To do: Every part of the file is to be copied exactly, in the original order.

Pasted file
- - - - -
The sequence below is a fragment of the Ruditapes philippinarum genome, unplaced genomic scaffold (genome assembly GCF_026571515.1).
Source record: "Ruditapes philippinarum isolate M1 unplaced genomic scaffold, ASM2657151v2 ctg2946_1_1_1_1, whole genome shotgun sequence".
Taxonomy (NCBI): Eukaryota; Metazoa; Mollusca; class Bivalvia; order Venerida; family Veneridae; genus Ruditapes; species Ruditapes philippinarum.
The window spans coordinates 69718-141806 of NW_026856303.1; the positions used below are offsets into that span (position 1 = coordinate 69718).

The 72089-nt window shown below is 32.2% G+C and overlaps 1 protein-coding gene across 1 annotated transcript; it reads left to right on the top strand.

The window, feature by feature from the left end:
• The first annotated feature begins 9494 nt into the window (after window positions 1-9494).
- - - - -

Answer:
The sequence below is a fragment of the Ruditapes philippinarum genome, unplaced genomic scaffold (genome assembly GCF_026571515.1).
Source record: "Ruditapes philippinarum isolate M1 unplaced genomic scaffold, ASM2657151v2 ctg2946_1_1_1_1, whole genome shotgun sequence".
Taxonomy (NCBI): Eukaryota; Metazoa; Mollusca; class Bivalvia; order Venerida; family Veneridae; genus Ruditapes; species Ruditapes philippinarum.
The window spans coordinates 69718-141806 of NW_026856303.1; the positions used below are offsets into that span (position 1 = coordinate 69718).

The 72089-nt window shown below is 32.2% G+C and overlaps 1 protein-coding gene across 1 annotated transcript; it reads left to right on the top strand.

The window, feature by feature from the left end:
• The first annotated feature begins 9494 nt into the window (after window positions 1-9494).